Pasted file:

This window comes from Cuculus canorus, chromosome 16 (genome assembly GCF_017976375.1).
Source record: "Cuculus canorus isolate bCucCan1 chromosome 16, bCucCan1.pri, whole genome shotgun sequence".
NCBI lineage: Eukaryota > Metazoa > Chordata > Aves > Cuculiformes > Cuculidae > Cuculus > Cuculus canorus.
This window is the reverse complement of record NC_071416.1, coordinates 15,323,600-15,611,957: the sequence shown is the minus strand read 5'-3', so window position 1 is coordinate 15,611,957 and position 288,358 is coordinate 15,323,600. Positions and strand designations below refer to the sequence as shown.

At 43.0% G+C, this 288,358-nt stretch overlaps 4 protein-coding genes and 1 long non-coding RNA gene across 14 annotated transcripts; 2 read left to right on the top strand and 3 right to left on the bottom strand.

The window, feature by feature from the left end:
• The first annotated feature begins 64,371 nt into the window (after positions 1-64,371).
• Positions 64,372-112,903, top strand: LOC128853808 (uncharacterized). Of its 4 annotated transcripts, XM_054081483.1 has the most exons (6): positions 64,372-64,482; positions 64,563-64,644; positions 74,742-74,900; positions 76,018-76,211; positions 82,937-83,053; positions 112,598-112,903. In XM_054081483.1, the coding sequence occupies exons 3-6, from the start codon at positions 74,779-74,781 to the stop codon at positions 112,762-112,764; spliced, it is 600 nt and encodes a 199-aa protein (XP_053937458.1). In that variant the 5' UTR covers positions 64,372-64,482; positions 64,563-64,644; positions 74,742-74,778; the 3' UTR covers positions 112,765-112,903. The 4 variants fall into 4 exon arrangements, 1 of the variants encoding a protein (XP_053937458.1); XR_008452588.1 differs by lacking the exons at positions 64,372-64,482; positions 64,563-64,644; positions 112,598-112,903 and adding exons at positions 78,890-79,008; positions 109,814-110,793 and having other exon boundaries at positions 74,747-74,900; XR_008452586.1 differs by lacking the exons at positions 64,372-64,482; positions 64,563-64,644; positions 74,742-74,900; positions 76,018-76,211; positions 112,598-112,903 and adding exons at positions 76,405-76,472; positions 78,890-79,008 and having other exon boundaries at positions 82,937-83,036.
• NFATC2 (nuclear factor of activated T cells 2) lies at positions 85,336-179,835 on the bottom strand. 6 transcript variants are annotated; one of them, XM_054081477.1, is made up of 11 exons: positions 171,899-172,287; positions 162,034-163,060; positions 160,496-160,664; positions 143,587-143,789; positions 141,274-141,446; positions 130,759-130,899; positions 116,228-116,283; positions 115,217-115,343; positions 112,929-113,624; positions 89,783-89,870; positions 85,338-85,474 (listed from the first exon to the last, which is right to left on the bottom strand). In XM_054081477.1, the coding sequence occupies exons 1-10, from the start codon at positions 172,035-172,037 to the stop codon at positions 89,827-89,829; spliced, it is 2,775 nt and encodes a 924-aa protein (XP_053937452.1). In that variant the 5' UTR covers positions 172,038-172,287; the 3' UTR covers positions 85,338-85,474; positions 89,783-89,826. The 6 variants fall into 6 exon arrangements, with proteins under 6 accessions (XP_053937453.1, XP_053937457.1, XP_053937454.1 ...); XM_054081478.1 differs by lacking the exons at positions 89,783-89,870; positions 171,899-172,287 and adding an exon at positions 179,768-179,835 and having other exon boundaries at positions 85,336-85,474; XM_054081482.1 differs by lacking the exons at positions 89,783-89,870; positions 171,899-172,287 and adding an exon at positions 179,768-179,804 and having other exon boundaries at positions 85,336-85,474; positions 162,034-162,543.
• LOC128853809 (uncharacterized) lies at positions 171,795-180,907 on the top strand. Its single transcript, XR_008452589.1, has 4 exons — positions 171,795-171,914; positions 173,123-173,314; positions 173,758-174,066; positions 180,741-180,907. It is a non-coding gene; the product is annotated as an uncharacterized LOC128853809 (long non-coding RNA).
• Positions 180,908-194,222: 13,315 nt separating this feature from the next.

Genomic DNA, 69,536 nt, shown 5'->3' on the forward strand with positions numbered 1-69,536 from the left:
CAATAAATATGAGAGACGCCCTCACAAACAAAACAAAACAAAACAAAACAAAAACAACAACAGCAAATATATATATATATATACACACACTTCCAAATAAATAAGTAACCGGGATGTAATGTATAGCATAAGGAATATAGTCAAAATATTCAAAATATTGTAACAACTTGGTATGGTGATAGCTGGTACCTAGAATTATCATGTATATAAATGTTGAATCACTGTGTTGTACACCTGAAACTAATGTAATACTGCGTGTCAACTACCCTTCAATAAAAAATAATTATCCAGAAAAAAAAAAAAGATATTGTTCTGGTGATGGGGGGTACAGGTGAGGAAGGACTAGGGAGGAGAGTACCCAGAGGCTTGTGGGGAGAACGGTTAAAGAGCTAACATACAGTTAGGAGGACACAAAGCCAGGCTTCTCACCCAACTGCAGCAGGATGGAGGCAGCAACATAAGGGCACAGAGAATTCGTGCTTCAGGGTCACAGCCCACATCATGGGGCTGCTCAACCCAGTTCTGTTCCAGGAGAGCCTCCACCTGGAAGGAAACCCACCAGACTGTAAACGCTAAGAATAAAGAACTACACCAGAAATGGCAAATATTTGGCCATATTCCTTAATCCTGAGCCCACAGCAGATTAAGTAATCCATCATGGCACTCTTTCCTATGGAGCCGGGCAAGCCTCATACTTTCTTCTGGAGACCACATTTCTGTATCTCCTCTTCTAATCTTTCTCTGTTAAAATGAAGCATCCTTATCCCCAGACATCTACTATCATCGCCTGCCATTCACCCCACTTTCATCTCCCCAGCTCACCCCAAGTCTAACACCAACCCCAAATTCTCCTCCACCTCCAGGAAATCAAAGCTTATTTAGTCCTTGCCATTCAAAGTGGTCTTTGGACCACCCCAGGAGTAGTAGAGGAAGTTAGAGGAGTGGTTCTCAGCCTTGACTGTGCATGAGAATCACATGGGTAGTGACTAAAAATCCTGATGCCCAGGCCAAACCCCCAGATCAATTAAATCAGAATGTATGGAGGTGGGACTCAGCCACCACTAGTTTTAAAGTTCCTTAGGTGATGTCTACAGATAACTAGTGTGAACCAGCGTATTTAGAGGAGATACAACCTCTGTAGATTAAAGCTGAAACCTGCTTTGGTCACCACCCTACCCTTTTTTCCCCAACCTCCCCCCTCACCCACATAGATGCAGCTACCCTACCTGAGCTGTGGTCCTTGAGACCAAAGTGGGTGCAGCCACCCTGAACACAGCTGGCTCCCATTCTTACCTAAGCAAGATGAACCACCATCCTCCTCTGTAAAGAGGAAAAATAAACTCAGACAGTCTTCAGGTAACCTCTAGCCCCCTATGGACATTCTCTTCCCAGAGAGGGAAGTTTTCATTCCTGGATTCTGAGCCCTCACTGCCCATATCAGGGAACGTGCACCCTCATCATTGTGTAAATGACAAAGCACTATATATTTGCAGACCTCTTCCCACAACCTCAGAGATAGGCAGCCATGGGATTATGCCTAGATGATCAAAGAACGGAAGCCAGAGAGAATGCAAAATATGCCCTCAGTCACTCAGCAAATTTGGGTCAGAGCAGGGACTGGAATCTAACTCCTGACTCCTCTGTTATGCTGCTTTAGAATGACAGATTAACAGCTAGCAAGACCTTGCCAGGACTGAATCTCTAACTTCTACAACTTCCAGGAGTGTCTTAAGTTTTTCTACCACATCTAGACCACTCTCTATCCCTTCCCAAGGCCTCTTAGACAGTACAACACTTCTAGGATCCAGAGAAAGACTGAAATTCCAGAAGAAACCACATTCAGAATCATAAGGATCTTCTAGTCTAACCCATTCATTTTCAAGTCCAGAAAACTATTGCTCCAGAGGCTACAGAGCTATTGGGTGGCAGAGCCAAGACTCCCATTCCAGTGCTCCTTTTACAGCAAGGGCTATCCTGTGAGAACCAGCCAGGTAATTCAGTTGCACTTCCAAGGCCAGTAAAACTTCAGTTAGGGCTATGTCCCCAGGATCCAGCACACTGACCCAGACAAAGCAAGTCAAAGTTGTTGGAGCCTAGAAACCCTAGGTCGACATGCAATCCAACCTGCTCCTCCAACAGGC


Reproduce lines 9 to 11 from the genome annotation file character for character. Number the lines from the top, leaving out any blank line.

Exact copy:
• NFATC2 (nuclear factor of activated T cells 2) lies at positions 85,336-179,835 on the bottom strand. 6 transcript variants are annotated; one of them, XM_054081477.1, is made up of 11 exons: positions 171,899-172,287; positions 162,034-163,060; positions 160,496-160,664; positions 143,587-143,789; positions 141,274-141,446; positions 130,759-130,899; positions 116,228-116,283; positions 115,217-115,343; positions 112,929-113,624; positions 89,783-89,870; positions 85,338-85,474 (listed from the first exon to the last, which is right to left on the bottom strand). In XM_054081477.1, the coding sequence occupies exons 1-10, from the start codon at positions 172,035-172,037 to the stop codon at positions 89,827-89,829; spliced, it is 2,775 nt and encodes a 924-aa protein (XP_053937452.1). In that variant the 5' UTR covers positions 172,038-172,287; the 3' UTR covers positions 85,338-85,474; positions 89,783-89,826. The 6 variants fall into 6 exon arrangements, with proteins under 6 accessions (XP_053937453.1, XP_053937457.1, XP_053937454.1 ...); XM_054081478.1 differs by lacking the exons at positions 89,783-89,870; positions 171,899-172,287 and adding an exon at positions 179,768-179,835 and having other exon boundaries at positions 85,336-85,474; XM_054081482.1 differs by lacking the exons at positions 89,783-89,870; positions 171,899-172,287 and adding an exon at positions 179,768-179,804 and having other exon boundaries at positions 85,336-85,474; positions 162,034-162,543.
• LOC128853809 (uncharacterized) lies at positions 171,795-180,907 on the top strand. Its single transcript, XR_008452589.1, has 4 exons — positions 171,795-171,914; positions 173,123-173,314; positions 173,758-174,066; positions 180,741-180,907. It is a non-coding gene; the product is annotated as an uncharacterized LOC128853809 (long non-coding RNA).
• Positions 180,908-194,222: 13,315 nt separating this feature from the next.